Love has been the subject of persistent trade rumors for the past two seasons. But if he stays in Cleveland for another season, he could be part of a formidable veteran frontcourt with Drummond and Nance. (Tristan Thompson, who has been a face of the franchise for a decade, is likely to leave in free agency.)
On the other hand, the Cavs backcourt is a collection of puzzle pieces that may not have come from the same box. In 2018 and 2019, the team drafted two point guards in the lottery: Collin Sexton (eighth overall) and Darius Garland (fifth overall). They may have hoped the pair could form the kind of lead-guard combo lineup that has thrived in Portland and Toronto, but that's not how it played out this season. The time may soon come to decide to pair one of them with the team's other young prospect, swingman Kevin Porter Jr., who offers good length and a promising scoring touch.
The Cavs' plus-minus in Garland and Sexton's 1,255 minutes together was minus-259, per Tony Pesta of Hoops Habit.
The primary problem is neither is an adequate defender. Each is undersized at 6'1", and when they're on the floor together, they seem to worsen each other's weaknesses. According to Basketball Reference, Sexton improved his defensive win shares total from minus-2.5 a season ago to 0.3, but he seemed to struggle the most when he shared the floor with Garland and was forced to defend shooting guards. Garland, for his part, earned 0.0 defensive win shares. As a team, the Cavs were second-to-last in defensive efficiency.
Offensively, they weren't much better, and Cleveland's young backcourt tended to overlap as ball-dominant, score-first guards. Neither boasted an assist-to-turnover ratio above 1.5. Garland's assist numbers did rise toward the end of the season (before he missed time with a groin injury), but that was primarily a result of playing increased minutes. "What we've been working with Darius on is obviously the pick-and-roll game," Bickerstaff said. "Darius has the ability to make all the passes."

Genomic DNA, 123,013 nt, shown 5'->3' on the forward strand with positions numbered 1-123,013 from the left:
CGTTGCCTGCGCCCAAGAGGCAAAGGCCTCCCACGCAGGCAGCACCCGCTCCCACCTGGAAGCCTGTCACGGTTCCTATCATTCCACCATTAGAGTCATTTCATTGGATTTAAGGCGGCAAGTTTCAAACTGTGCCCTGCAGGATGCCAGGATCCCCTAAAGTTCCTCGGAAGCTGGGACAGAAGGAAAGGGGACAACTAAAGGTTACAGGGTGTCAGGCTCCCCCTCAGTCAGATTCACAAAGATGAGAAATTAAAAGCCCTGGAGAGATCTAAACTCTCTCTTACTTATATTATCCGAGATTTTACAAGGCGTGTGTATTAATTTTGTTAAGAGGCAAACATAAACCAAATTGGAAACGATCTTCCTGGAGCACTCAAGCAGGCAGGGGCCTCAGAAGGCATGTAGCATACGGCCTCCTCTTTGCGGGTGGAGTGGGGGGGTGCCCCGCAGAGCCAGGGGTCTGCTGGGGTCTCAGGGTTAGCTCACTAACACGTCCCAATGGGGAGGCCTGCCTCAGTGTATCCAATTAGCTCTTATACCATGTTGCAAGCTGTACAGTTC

Sexton has also struggled as a distributor, but he has at least made up for it by becoming a dynamic scorer from all levels. His offensive prowess was enough to earn him a spot in the Rising Stars Game in February. And in 11 games under Bickerstaff, Sexton surged, averaging 25.5 points on 52.8 percent shooting. "The growth was phenomenal," Bickerstaff said. "And it was something that everybody noticed and appreciated and respected. You could see his teammates buying into it more and more and more as he continued to do it."
For his part, Sexton has a big personal goal in mind next season. "I want to push towards that All-Star Game," he told reporters Friday. "I know what [that stage] feels like, and it just makes me hungry and makes me want to work that much harder. That's what's next for me."
What's next for the Cavaliers is not clear. It would be helpful for them to have the summer to see what a healthy Garland and Sexton could do together under Bickerstaff's coaching. If they don't, it wouldn't be hard to imagine them drafting a point guard in the lottery for the third season in a row. The good news is there's nowhere to go but up. The bad news is they're trying to make big decisions on a small sample size. And unlike Drummond's decision, the Cavs' upcoming choices won't be easy—and they may not pay off for a long time.